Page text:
tom ill move these so i dont clog up your cave post.

#46 turk123

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Posted 07 May 2013 - 09:18 PM

Back to the scope.

I thought about the rubbing compound and cheese cloth and then it kind of hit me. I've owned 2 sailboats in my life and these tubes are nothing but fiberglass and gelcoat. Same as a sailboat. So I decided to use what I am use too. 3M makes a product called Finese-it II. It is a very light rubbing compound mainly used to get rid of swirl marks in paint finish. It is used almost exclusively on gelcoat. You have to use a buffer, preferably an orbital buffer as the compound is so light that hand polishing would take forever.

After the buffing I used another sailboat item, fleet wax. I used the buffer to shine it up. What do you think? I think it looks great especially compared to the original pictures of this scope. I was worried then, not anymore!

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#47 Datapanic

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Posted 07 May 2013 - 09:23 PM

Looks nice! How did it do on the spider-cracks? It seems to me that with a good, clean polish that they don't look as bad afterwards.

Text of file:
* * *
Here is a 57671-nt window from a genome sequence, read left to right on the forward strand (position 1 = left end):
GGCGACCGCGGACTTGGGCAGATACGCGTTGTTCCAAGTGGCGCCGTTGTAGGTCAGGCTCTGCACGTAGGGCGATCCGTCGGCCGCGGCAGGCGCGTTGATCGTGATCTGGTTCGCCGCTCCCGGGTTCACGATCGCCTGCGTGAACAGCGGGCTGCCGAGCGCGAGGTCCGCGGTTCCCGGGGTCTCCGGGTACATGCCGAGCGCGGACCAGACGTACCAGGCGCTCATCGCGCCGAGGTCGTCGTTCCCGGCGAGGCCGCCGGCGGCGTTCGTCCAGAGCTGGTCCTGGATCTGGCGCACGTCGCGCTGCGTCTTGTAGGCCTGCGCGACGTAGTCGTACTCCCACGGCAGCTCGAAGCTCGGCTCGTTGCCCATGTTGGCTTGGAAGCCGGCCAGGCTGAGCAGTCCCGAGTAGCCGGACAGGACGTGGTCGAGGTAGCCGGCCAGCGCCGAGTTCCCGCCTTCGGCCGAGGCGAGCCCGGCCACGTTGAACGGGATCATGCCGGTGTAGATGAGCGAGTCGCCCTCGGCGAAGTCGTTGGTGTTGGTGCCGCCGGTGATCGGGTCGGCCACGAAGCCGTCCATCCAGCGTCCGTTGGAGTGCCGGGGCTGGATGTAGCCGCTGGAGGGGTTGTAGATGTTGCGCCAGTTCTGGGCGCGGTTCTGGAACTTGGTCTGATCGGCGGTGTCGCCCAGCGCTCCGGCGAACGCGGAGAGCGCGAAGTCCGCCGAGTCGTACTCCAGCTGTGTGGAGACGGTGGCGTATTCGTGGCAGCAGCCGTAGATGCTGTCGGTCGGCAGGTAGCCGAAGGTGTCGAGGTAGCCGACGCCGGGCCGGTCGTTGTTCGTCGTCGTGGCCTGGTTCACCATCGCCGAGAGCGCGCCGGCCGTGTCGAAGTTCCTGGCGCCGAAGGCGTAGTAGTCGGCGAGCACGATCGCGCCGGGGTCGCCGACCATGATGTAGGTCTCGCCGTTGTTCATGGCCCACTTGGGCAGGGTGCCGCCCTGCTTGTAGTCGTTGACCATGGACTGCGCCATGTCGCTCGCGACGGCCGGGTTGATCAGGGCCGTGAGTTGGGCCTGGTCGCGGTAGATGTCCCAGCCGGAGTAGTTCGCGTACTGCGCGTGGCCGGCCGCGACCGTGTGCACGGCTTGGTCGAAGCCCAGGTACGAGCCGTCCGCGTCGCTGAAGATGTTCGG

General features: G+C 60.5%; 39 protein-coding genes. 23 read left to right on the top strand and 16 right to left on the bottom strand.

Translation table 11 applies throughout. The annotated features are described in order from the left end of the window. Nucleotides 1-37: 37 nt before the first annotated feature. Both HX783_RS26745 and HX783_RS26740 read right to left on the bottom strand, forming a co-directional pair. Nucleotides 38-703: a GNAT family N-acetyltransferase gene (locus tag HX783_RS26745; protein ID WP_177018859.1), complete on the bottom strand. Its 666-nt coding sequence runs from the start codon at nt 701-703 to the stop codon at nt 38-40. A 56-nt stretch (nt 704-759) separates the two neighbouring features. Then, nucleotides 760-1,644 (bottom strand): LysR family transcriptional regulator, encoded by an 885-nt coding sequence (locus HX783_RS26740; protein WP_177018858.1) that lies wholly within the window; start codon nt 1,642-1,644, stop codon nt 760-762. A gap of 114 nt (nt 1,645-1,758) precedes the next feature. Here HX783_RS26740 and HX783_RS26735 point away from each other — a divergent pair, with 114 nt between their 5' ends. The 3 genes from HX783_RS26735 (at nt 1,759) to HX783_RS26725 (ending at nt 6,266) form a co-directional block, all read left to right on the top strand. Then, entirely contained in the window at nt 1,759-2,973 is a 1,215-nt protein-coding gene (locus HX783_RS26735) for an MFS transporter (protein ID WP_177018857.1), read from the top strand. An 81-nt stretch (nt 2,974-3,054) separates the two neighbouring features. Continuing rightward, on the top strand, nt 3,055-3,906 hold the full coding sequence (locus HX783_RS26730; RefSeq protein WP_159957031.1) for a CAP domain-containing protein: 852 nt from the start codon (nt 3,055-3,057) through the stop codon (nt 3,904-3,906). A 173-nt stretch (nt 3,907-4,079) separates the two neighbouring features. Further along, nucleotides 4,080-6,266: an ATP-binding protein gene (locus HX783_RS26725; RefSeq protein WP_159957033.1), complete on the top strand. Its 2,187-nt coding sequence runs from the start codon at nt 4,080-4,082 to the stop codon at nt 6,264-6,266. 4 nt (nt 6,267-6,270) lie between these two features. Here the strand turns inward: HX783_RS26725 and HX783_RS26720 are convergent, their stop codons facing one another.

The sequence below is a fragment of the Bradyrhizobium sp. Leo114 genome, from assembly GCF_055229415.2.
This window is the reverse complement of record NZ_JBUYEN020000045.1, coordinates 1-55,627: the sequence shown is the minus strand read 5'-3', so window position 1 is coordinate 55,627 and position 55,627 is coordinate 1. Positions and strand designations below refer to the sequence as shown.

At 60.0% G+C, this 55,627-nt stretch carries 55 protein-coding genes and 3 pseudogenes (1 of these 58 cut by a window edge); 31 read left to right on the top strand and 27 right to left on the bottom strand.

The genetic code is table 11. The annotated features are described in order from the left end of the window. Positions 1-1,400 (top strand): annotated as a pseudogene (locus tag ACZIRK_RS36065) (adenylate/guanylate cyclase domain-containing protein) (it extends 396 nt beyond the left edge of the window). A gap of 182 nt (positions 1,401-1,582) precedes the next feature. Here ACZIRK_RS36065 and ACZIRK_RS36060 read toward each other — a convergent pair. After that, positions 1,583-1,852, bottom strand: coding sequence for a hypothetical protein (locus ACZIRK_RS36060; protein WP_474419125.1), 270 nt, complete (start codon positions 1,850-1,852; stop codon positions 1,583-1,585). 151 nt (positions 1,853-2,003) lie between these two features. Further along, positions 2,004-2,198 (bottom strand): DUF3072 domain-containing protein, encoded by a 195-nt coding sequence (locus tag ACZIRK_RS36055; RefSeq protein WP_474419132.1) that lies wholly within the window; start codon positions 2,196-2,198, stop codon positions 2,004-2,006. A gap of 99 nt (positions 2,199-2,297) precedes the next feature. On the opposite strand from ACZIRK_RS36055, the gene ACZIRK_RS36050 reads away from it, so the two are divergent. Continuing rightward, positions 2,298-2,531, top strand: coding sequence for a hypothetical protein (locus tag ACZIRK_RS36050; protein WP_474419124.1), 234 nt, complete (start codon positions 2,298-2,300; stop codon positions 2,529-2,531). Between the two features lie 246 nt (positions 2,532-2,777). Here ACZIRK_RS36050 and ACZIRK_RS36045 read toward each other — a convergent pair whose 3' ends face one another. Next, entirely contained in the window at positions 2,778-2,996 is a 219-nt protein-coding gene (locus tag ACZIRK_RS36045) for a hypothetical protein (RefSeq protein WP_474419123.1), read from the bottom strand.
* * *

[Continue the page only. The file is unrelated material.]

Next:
#48 turk123

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Posted 07 May 2013 - 09:29 PM

Looks nice! How did it do on the spider-cracks? It seems to me that with a good, clean polish that they don't look as bad afterwards.


The only spider cracks on the tube are around the finder ring holes. These are deep enough to have a black color to them. The wax did not cover. Fortunately, most of them will be covered by the finder ring mounts.

#49 Steve_M_M

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Posted 07 May 2013 - 09:30 PM

That looks awesome. It always amazes me how well classic scopes clean up with some TLC. Very nice job!

#50 turk123

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Posted 07 May 2013 - 09:42 PM

That looks awesome. It always amazes me how well classic scopes clean up with some TLC. Very nice job!


Thanks Steve.

The finesse-it compound is also very forgiving. You do not have to worry about "burning" a hole through the finish it is so light like I did on a previous scope with 2000 grit sandpaper. Again, you must use a buffer with this stuff.